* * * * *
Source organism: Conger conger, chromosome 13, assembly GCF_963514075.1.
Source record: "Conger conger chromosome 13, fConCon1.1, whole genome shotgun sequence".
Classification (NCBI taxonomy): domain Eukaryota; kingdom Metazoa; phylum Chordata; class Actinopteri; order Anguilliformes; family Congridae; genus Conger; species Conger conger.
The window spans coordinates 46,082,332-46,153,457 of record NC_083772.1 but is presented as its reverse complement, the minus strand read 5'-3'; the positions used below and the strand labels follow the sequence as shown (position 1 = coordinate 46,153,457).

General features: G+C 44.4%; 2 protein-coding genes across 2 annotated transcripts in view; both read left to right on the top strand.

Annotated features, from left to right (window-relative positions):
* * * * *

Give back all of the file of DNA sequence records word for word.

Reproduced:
Source organism: Conger conger, chromosome 13, assembly GCF_963514075.1.
Source record: "Conger conger chromosome 13, fConCon1.1, whole genome shotgun sequence".
Classification (NCBI taxonomy): domain Eukaryota; kingdom Metazoa; phylum Chordata; class Actinopteri; order Anguilliformes; family Congridae; genus Conger; species Conger conger.
The window spans coordinates 46,082,332-46,153,457 of record NC_083772.1 but is presented as its reverse complement, the minus strand read 5'-3'; the positions used below and the strand labels follow the sequence as shown (position 1 = coordinate 46,153,457).

General features: G+C 44.4%; 2 protein-coding genes across 2 annotated transcripts in view; both read left to right on the top strand.

Annotated features, from left to right (window-relative positions):